All of this year’s conference attendees and all MOR staff members were invited to complete a personal assessment tool called the Strength Deployment Inventory, or SDI for short. It was a wonderful opportunity to reflect on the sometimes messy business of engaging with other people who *gasp!* don’t see things exactly as we do. Susan Washburn, SDI certified MOR coach and workshop leader, managed the process and guided us all in interpreting the results.
SDI measures two things: what motivates our interactions with others when everything is going well, or we are “in our happy place” as Susan described it, and how our behaviors shift when we are faced with conflict. “Conflict” can be anything that challenges our preferred modes of behaving. SDI was a natural fit for the conference theme of disruptive change because most of us are being asked to move out of our happy places and into uncertain territory. Grounding ourselves in self-awareness and awareness of others, which is the ultimate purpose of SDI, is one way to improve our effectiveness and tend to our emotional health.
SDI is the creation of celebrated psychologist Elias Porter. Quoting Wikipedia:
[Porter:] “When we are free to pursue our gratifications, we are more or less uniformly predictable, but in the face of continuing conflict or opposition we undergo changes in motivations that link into different bodies of beliefs and concepts that are, in turn, expressed in yet different behavior traits.” Porter’s description of the conflict sequence suggests that people experience changes in their motivation predictably and sequentially in up to three stages. The first stage is characterized by a concern for one’s self, the problem and the other person; the second by a concern for one’s self and the problem and the third by a concern only for the self. The theory further states that the universal productive motive of behavior in conflict is to preserve personal integrity and self-esteem.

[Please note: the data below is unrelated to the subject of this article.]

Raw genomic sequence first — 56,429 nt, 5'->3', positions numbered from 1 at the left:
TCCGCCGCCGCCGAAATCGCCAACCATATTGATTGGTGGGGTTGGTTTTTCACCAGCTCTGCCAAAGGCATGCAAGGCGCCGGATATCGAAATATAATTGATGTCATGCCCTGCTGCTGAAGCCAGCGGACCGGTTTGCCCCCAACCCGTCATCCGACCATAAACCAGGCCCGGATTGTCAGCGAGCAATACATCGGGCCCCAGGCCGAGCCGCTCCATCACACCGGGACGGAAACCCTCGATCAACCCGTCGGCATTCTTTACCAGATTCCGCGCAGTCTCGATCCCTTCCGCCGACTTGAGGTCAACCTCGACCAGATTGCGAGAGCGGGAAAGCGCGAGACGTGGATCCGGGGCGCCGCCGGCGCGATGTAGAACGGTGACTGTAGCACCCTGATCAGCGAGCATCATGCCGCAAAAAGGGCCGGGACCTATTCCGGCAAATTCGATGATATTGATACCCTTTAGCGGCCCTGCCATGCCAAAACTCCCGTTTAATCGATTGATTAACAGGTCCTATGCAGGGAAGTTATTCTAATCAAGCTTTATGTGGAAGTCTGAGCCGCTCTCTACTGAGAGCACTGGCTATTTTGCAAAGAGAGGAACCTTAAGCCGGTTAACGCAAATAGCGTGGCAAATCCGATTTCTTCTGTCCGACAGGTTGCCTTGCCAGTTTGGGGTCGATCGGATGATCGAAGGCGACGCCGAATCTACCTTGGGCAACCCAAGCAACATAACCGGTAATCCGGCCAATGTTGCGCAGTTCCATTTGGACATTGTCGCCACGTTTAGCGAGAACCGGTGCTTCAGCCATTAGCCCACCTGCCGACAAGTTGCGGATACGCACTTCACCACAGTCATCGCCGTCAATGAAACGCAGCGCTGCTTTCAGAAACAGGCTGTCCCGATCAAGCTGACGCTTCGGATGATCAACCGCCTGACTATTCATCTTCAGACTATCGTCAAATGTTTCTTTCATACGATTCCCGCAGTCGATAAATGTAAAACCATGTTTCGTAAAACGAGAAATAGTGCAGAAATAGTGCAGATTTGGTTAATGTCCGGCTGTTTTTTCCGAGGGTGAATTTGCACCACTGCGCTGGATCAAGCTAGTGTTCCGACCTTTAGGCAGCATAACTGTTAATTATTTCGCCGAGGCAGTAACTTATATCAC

Conference participants received their SDI reports in table groups. The reports were in the form of a one-page graphic with a colorful triangle and a small handful of numbers (see illustration below). Each person’s triangle featured an arrow that revealed both his or her “happy place” behaviors and where he or she went to when conflict arose. People were identified as colors. Blues were “altruistic-nurturing,” reds were “assertive-directing,” and greens were “analytical-autonomizing.” There were color combinations and there were people who straddled all three types. It was quite tempting to peek at others’ reports, and there was nervous energy in the room as people scanned their results to see what judgment might have been passed on them. They needn’t have worried because, as Susan pointed out, no mode is inherently superior, and besides, a person can be very skilled or very inept at any mode. So there. Another, amusing reason why people had little reason to worry is that most people are quite pleased with their preferred mode of behavior and see it as “the best.” That was an insight all by itself.
Later, Susan discussed the SDI Conflict Sequence results. People were asked to imagine situations where the tensions between them and others escalated. How did that feel? How did they react to strong opposition? How did they react when they had lost hope for a result that left them feeling whole? It was more than a little useful for everyone to appreciate what really makes them tick, what makes others tick, and to appreciate that we have it within our power to recognize our patterns of behavior and alter their course.